by Chelsea Ennen
Ah, February. A month usually reserved for television premieres the studio didn’t think worthy of the fall lineup, this year it boasts cannibalistic serial killer Hannibal Lecter’s return to NBC (those who find Dr. Lecter’s cooking or plot spoilers unappetizing should proceed with caution). For those not familiar with Thomas Harris’ novels or the films based on them, Dr. Lecter is a brilliant psychiatrist/deranged serial killer who is called on from prison to help the FBI profile and catch killers. Hannibal the TV show, which premiered last year and stars Hugh Dancy as Will Graham, expands on Harris’ novels to explore Lecter’s work with the FBI before his incarceration. The show is a prequel to the first Lecter novel, Red Dragon, and focuses on special investigator Will Graham as he works with FBI agent Jack Crawford and renowned psychiatrist Dr. Hannibal Lecter to solve grisly murder cases. Mr. Fuller, creator of the criminally short-lived series Pushing Daisies and Dead Like Me, certainly went where no adaptation has gone before by expanding on Harris’ storyline, but also went where mainstream media has never gone before by staying true to protagonist Will Graham.
Adapting a novel into a visual medium like film or TV is a notoriously tricky process that often leaves important aspects of the book behind. Previous films primarily included the horror Will feels when his profiling capabilities lead him to identify with killers, but in the novel there’s much more going on. Part of Harris’ genius is his ability to make his audience intimately understand vicious killers like Francis Dolarhyde but also well-meaning FBI agents like Will Graham. It would be unfair to such fine films to say they completely failed, but “Movie Will” has been less complex than “Book Will” in the past. In order to distinguish his show from other adaptations, Fuller needed to bring his audience closer to Will Graham than ever before.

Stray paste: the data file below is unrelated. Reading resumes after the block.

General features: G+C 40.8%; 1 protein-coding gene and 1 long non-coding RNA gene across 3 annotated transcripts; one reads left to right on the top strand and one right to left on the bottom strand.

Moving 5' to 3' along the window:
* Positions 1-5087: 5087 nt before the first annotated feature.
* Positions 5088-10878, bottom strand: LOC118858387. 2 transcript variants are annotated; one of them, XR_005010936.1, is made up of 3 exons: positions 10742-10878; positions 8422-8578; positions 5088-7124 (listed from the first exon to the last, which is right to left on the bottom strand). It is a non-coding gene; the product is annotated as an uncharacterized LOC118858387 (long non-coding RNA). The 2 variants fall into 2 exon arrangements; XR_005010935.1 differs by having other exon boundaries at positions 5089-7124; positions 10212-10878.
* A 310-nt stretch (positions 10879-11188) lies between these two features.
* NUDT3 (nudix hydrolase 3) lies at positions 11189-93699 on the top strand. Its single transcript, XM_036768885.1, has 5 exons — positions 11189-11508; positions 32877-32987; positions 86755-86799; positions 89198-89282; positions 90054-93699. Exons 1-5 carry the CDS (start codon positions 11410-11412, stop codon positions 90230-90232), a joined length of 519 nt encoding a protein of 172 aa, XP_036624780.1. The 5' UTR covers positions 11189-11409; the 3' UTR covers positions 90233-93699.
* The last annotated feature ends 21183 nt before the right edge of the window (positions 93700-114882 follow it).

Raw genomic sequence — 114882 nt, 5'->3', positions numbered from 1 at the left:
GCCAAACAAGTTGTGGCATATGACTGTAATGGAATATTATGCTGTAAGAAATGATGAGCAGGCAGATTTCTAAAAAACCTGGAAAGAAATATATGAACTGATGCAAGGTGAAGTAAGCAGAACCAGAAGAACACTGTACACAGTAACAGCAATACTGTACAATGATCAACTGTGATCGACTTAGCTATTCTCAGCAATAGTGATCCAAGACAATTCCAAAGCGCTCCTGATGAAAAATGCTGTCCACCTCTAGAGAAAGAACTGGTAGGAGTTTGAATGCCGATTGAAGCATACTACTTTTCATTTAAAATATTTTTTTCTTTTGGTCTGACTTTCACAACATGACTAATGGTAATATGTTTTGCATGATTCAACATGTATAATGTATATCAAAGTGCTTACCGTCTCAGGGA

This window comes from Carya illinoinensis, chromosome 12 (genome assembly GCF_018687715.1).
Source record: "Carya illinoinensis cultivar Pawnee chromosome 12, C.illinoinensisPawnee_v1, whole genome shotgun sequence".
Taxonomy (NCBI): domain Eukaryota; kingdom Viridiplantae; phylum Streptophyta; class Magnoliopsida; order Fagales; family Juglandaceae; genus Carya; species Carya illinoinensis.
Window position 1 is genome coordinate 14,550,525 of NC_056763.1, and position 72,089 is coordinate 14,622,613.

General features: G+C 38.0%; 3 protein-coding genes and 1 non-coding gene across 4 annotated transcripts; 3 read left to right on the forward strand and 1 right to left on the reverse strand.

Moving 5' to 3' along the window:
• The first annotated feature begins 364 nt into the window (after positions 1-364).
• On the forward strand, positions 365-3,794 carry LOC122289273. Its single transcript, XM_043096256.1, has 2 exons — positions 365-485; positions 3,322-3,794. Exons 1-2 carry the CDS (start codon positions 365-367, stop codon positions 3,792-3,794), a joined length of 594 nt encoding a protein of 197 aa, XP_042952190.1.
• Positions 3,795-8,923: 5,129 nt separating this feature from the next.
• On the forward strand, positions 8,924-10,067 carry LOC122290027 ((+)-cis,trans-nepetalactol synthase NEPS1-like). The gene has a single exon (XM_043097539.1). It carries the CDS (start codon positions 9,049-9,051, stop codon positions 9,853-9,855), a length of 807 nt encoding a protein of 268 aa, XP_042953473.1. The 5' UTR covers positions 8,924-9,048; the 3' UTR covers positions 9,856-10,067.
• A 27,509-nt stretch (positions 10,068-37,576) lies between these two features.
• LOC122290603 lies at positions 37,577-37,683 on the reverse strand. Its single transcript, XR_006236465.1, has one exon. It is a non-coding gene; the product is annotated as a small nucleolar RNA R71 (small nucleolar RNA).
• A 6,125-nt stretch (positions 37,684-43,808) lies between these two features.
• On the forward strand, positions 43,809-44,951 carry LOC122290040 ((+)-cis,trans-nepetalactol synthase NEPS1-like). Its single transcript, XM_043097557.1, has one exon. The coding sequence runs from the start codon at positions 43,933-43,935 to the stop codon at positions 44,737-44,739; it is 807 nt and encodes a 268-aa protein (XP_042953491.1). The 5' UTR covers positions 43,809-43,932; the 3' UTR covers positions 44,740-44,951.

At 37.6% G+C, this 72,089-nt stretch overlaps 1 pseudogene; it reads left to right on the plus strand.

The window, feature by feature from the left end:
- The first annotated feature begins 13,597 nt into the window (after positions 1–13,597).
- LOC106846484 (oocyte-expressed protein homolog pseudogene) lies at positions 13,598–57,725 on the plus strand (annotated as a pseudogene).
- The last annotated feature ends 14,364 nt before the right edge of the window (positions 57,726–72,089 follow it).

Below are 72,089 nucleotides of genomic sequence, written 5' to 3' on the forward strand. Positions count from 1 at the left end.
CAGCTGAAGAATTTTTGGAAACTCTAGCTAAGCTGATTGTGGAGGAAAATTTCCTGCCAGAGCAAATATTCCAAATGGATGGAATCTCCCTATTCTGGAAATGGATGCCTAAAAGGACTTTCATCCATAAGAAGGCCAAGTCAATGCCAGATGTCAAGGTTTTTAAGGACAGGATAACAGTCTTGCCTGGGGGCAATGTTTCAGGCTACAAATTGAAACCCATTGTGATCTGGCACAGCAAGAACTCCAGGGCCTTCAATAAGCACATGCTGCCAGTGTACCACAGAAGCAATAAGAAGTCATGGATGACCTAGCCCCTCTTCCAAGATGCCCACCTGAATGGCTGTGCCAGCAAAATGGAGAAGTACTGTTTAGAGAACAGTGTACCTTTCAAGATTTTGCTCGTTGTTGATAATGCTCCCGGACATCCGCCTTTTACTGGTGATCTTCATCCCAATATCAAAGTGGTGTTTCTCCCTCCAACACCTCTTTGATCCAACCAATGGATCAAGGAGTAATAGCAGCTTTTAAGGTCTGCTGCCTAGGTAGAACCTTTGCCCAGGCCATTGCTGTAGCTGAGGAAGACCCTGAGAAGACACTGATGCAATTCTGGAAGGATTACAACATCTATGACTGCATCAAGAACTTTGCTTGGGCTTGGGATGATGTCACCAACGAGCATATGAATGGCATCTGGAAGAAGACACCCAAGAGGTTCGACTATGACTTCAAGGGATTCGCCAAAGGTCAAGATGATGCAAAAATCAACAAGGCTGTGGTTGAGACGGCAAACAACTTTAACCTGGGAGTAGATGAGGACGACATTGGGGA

Fuller’s Will Graham is an expansion of traits included in Red Dragon, and his introduction in the pilot is an admirably insightful portrayal. After investigating a murder Will explains the case to his class at the FBI academy. When the class leaves, Jack Crawford approaches him and Will places his glasses on his nose with extra care. “I understand it’s difficult for you to be social,” says Jack. Suddenly he gives Will a knowing smile, asks, “May I?” and gently reaches out to adjust Will’s glasses: glasses we now realize were carefully placed so Will could avoid holding eye contact. When Jack asks Will where he is “on the spectrum” Will replies that he is “closer to Aspergers and Autistics than narcissists and sociopaths.” From here we get an explanation of Will’s extraordinary imagination and on we go to the plot.
But what a concept: a spectrum for different mental states. This idea of neurodiversity, of everyone being somewhere within a spectrum, is nothing new. People all over the world with various degrees and kinds of mental illness already understand that the binary construction of “normal” people and “crazy” people is absurdly reductive. One can differ from the accepted cultural norm in a myriad of ways without losing their humanity. While there certainly is a place for stories like Silver Linings Playbook where a character has an explicit diagnosis (in that case, Bipolar Disorder) that defines their development in the plot, it is important that those aren’t the only stories being told. Throwing a label on a character often separates them from the audience and prevents a story from being truly accessible.
Relating to Will Graham is going to be difficult for a general audience because he can’t be put in a box. His mental state is something he must work to live with not work to overcome, which isn’t what we’re used to seeing. We’ve seen Parenthood, which tells us not to connect with Max as he grows up with Asperger’s Syndrome but to feel sorry for his parents. We’ve seen The Big Bang Theory, which treats Sheldon Cooper (who is not labeled with a diagnosis but is clearly framed as a man with Asperger’s Syndrome) like an annoying punch line. But Will’s mental state, while an integral part of his character and his abilities as a profiler, is not used to make the audience pity him. It is Lecter’s intervention and manipulation that undoes Will throughout Hannibal’s first season, not any perceived flaw in Will’s personality.
Previous adaptations touch on Will’s social anxiety but Hannibal fully explores how he functions differently from those around him. Fans of Harris’ novels have reason to rejoice in this fresh and thoughtful series: finally, mainstream media has a character whose mental state isn’t tragic or funny. Fuller makes us so invested in Will it is all the more painful to watch Lecter destroy him, and downright excruciating to wait for season two.